The semester abroad in Dublin was a special and unforgettable experience. I got to know a lot of great people and had the opportunity to immerse myself in a new culture and society.
Dublin / Ireland:
According to TOP-MBA-UNIVERSITIES, Dublin is a small, loving and energetic capital that has a lot of variety and culture to offer. In particular, various festivals and exhibitions take place in August and September. There are: the famous “Electric Picnic”, “Fringe” and theater festivals as well as the “Cultural Nights”, where all museums and exhibitions open their doors to visitors free of charge.
Cinema lovers will also get their money’s worth in Dublin. Be it old Hollywood classics on the big screen or European independent films. There is something for every taste. The IFI (Irish Film Institute) in Temple Bar is particularly recommended.
In addition, the city is very musical and musical sounds literally storm the streets from every corner.
The best thing to do is keep your eyes open and get up to speed on totallydublin.ie about the cultural life of the capital.
If you have already visited Temple Bar with its numerous pubs, you should head south of the city. There you can expect great pubs and clubs with fewer tourists and a greater chance of meeting locals.
The beautiful coast of Ireland can be admired after only half an hour on the train from Dublin. You can also use your free time to travel around the island by car, train or bus (bus and train tickets are available with discounts for students). Ireland is ideal for water sports – for example in Ireland you can surf wonderfully in autumn and winter and the full body wetsuit with shoes, hat and gloves ensures that it always stays warm.
As soon as you have received an acceptance, the question of accommodation arises. There are a number of student residences, but most of them are located outside the city center and are a lot more expensive than privately rented apartments. Those who still decide on a room in one of the dormitories should take care of it quickly and preferably reserve a room without obligation before receiving the acceptance.
For anyone who would like to find an apartment or room on their own, I recommend traveling to Dublin a little earlier about 1 to 2 weeks before the start of the program and first renting a room in one of the many hostels in the center of the city. It is also a good opportunity to meet first acquaintances or even potential roommates. Because during this time there are an unbelievable number of students in the hostels who are looking for an apartment.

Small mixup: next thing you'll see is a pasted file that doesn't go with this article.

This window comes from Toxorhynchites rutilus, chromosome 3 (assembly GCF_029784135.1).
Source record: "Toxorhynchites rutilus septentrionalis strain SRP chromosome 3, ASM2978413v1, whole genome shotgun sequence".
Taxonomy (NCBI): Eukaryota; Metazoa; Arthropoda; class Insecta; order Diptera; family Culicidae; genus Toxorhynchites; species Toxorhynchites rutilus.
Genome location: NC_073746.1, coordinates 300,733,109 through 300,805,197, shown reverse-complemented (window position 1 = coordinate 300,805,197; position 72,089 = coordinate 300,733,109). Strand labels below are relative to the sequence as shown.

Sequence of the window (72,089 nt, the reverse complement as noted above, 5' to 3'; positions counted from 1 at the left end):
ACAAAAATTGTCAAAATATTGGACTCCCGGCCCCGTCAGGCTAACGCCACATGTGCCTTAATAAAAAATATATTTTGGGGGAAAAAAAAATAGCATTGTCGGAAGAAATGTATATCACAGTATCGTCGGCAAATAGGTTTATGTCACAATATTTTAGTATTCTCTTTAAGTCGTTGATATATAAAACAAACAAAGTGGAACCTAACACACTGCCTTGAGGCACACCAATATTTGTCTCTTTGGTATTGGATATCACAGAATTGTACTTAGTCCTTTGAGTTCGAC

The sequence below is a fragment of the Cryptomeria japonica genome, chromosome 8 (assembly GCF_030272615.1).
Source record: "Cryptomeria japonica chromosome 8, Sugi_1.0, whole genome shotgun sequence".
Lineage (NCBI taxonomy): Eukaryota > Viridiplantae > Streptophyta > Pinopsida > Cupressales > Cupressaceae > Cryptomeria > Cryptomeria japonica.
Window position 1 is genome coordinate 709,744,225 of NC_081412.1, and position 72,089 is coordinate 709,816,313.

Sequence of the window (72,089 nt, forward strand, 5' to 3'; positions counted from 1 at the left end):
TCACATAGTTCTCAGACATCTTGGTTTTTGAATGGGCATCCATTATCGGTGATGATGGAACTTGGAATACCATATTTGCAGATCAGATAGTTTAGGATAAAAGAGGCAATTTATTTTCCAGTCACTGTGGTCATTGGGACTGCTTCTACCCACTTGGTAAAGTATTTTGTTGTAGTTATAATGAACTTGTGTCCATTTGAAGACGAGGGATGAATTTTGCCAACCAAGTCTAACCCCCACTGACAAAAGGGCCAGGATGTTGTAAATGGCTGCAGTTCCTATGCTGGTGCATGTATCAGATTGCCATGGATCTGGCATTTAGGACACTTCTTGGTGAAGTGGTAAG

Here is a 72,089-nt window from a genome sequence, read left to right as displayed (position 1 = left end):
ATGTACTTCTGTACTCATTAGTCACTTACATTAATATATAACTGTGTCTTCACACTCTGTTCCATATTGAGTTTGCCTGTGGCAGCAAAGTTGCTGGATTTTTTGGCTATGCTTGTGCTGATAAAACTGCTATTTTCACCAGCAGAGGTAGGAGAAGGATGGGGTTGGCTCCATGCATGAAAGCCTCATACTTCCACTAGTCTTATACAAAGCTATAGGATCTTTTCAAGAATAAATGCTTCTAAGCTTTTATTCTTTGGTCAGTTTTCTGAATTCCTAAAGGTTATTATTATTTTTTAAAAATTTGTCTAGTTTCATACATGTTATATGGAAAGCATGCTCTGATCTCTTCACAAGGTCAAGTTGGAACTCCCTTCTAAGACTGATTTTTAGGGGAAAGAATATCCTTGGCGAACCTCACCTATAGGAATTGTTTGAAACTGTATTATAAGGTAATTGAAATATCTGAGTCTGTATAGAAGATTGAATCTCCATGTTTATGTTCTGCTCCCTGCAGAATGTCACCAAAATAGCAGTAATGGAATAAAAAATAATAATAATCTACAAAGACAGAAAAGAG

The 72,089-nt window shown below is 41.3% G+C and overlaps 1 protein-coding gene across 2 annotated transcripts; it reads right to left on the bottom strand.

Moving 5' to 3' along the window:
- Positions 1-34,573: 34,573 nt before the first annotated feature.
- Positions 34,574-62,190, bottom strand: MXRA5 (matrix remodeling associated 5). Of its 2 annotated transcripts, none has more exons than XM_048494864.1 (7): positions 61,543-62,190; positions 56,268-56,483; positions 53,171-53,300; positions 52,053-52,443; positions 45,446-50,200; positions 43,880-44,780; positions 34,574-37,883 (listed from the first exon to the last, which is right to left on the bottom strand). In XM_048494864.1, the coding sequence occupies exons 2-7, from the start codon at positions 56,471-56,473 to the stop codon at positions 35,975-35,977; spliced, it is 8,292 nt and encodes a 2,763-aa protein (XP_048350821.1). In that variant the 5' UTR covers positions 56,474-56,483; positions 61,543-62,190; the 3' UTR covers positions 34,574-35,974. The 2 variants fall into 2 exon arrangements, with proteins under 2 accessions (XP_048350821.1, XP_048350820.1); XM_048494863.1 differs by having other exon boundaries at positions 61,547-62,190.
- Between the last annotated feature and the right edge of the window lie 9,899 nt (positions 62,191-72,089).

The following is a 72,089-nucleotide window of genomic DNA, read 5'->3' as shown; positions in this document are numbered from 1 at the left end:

The following pages proved to be particularly helpful during the search: daft.ie, rent.ie. You have to note, however, that it is a bit difficult to find a room in an existing flat share, as you are only in the city for a comparatively short period of time and most flat shares are interested in long-term tenants. Rental prices in Dublin are generally very high. Nonetheless, I wouldn’t try to save on rent and rent a room way out of the city center as Dublin has many dangerous corners, especially in the north.
After a somewhat exhausting search and a lot of sightseeing, I was finally able to find a great apartment in the heart of the city that I shared with another student. I had to pay around 600 euros for my room. The apartment was large, beautiful and only 5 minutes away from the DBS.
Studies at the DBS:
The Dublin Business School is located in the center of Dublin with its different locations, which are all within a few minutes’ walk of each other.
A two-week English preparation course for international students was offered prior to the start of the semester. It was a great way to get used to university, brush up on English grammar and get a first glimpse of Irish culture and history. I would have only wished that the students in the courses had been better mixed so that you could come into contact with different nations.
The choice of courses at DBS is very diverse. You can choose courses from different master’s programs and do not have to focus on just one. However, in order for the courses that I took at DBS to be credited, I had to conclude a learning agreement with my home university in advance. To do this, I had to find courses with comparable content and send the course description to the examination office at my university so that they could confirm my choice. The problem is that the more precise courses and timetables of the DBS are only finally fixed at the beginning of the semester (mid-September), so that there can be overlaps or that courses are not even offered.
If the desired courses are not offered for full-time students, these can sometimes be taken in the evening with part-time students. Personally, I would not recommend this option as working with the students on these courses has proven to be a bit difficult. Due to their job, they have a completely different approach to university content and are also a lot older. I changed my part-time course after three weeks.
Most of my courses had a small number of participants. It varied between 9 to 12 participants so that the lecturers knew the names of the students. This created an informal, warm and personal atmosphere in the lectures.
There was a lot to read during the semester. In particular, the focus was on current journal articles and examples from practice. The theory often played a minor role. The final theses for international students included written papers, group projects and presentations. You have to be prepared for the fact that a lot of research and writing has to be done during the semester abroad.